27 Feb 2015

Mexico drug lord Servando ‘La Tuta’ Gomez arrested

Latin America Correspondent

Gomez was head of the Knights Templar cartel, which rules Mexico’s wild west with an iron fist – and Channel 4 News obtained the last interview with him before his arrest.

Servando Gomez, better known as “La Tuta”, has been captured in an operation by federal police in his home state.

In the last couple of weeks, the net started closing as dozens of his men were arrested across Michoacán. One might guess that it was information from these operations that finally led them to La Tuta.

The government, as ever, will champion his capture as a win for President Pena Nieto. Reports say he is being taken to the capital, where he will be likely forced to undergo the customary walk of shame in front of the television cameras, as officials beam at their latest coup.

Having covered the drug war in Mexico for years, I know that this is all bluster. New leaders will soon emerge, and drugs will keep being made and trafficked through Mexico.

Channel 4 News managed to secure a television interview with him a year ago. He told me that it was the last interview that he was going to give.

Angered at the government’s failures to stem cartel violence, local vigilante groups had risen up and pushed him and his men further into the hills of Michoacán.

When we sat down with La Tuta, he was candid, charming and refreshingly honest. “I never send hit men to kill my adversaries, I tell them to bring them to me and I kill them myself.” He admitted his organisation controlled much of the state, and did business with Chinese companies, selling iron ore through the port in Lazaro Cardenas that his people still controlled.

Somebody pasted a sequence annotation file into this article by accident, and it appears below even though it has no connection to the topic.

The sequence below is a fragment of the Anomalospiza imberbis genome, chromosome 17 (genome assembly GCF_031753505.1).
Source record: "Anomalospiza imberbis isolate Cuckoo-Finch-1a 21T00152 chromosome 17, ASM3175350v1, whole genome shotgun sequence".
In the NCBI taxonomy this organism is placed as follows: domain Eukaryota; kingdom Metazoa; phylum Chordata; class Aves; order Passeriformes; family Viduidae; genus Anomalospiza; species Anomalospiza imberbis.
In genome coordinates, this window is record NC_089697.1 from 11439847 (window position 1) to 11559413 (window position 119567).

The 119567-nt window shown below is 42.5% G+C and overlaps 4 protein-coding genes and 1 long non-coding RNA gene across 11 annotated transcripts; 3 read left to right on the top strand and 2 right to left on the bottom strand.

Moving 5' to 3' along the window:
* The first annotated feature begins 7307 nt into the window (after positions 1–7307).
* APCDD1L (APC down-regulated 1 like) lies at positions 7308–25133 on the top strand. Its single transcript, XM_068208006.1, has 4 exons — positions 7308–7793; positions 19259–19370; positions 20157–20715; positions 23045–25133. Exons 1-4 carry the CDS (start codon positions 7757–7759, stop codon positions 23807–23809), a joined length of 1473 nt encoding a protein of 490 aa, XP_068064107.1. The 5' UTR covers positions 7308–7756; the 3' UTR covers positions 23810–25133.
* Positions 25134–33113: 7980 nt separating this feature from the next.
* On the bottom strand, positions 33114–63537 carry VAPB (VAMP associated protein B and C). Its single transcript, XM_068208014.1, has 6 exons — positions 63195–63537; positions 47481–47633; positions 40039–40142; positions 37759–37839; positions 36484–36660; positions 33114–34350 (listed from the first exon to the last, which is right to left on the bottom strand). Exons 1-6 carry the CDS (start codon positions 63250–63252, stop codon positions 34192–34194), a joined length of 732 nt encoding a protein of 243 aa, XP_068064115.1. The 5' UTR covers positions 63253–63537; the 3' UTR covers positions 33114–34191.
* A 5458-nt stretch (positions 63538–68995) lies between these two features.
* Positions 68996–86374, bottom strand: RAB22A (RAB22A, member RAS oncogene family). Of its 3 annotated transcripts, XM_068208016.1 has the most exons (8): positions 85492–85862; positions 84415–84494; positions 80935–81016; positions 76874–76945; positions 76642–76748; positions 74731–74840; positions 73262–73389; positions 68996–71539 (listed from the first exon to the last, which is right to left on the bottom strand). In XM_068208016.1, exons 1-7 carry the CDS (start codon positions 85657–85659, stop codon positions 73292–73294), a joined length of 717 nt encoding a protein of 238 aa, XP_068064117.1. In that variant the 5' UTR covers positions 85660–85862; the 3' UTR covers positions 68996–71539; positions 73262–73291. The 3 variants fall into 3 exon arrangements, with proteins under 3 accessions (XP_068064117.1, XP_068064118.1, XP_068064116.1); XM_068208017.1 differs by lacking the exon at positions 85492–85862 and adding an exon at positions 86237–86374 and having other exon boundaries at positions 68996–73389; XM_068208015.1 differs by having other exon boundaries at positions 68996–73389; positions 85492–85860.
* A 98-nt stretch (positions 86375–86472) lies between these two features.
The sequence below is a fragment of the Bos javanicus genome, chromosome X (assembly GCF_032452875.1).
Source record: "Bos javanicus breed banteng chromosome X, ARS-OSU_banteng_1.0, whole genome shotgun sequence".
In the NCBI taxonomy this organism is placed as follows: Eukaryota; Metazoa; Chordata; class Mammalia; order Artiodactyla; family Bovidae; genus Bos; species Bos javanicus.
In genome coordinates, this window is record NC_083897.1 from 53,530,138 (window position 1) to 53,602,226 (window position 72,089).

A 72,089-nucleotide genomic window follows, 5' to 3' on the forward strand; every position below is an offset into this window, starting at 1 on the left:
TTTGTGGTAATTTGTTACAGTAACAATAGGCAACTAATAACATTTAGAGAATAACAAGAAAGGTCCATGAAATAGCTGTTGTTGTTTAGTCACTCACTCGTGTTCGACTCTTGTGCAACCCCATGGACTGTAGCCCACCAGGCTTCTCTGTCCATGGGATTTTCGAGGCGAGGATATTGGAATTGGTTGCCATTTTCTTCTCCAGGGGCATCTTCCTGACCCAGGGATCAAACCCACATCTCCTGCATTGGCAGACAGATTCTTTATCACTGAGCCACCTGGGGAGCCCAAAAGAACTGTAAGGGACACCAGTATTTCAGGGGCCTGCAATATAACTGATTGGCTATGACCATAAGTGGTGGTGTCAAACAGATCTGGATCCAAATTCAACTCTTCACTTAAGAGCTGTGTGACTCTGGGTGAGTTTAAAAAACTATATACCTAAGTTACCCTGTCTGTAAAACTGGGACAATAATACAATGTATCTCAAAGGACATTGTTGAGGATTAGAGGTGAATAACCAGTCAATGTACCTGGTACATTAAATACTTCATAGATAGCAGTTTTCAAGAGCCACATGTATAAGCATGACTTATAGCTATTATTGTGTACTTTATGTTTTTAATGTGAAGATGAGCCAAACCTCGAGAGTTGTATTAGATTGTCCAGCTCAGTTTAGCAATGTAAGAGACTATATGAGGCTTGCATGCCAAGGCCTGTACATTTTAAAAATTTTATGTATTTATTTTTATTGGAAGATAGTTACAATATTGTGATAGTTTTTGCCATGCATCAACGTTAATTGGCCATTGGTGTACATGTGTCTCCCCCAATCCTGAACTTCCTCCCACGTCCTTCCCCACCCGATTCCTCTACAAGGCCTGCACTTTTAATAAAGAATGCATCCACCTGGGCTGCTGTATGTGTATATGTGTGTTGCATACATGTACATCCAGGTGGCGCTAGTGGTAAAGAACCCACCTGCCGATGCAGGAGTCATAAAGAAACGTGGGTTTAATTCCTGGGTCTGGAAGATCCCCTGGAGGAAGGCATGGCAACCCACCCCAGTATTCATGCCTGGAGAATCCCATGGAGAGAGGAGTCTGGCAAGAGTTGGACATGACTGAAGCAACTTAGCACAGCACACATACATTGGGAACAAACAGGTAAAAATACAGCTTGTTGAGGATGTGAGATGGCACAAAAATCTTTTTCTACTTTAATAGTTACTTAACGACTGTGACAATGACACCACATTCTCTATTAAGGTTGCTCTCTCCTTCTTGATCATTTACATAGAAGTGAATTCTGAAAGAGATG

But he said he wasn’t resisting anything. “If they say that we’re the problem, why don’t the federal and state institutions take action against us, and establish the rule of law?” It was a question that many people had been asking, and had a difficult conclusion. Many argue that the authorities are so involved in the drug trade, that they were happy with the status quo.

We talked long into the night, him with a whisky in hand, a gun on his hip, and few thousand dollars in cash sticking out of his back pocket. His men, all heavily armed, stood around us, seemingly as captivated as we were by their boss. I challenged him about the drug trafficking, murder and fear his cartel wrought across the state. “If it wasn’t us, someone else would be here,” he shrugged.

Above: Guillermo Galdos’s report from January 2014

The 49 year-old former teacher certainly enjoyed the limelight in some ways, and it’s hard to imagine the next generation of leaders doing it quite like he did.

La Tuta has many secrets that will make many politicians uncomfortable in Mexico. He is also wanted in the US on charges of trafficking methamphetamine and cocaine.

The question now is if he will ever be extradited to US along with those secrets, or whether the Mexican authorities will prefer to have him where they can keep a tighter hold on things.

Each time a cartel leader is captured, the question is always the same: what does this mean? Unfortunately, for those blighted by Mexico’s violence, my fear is it means very little.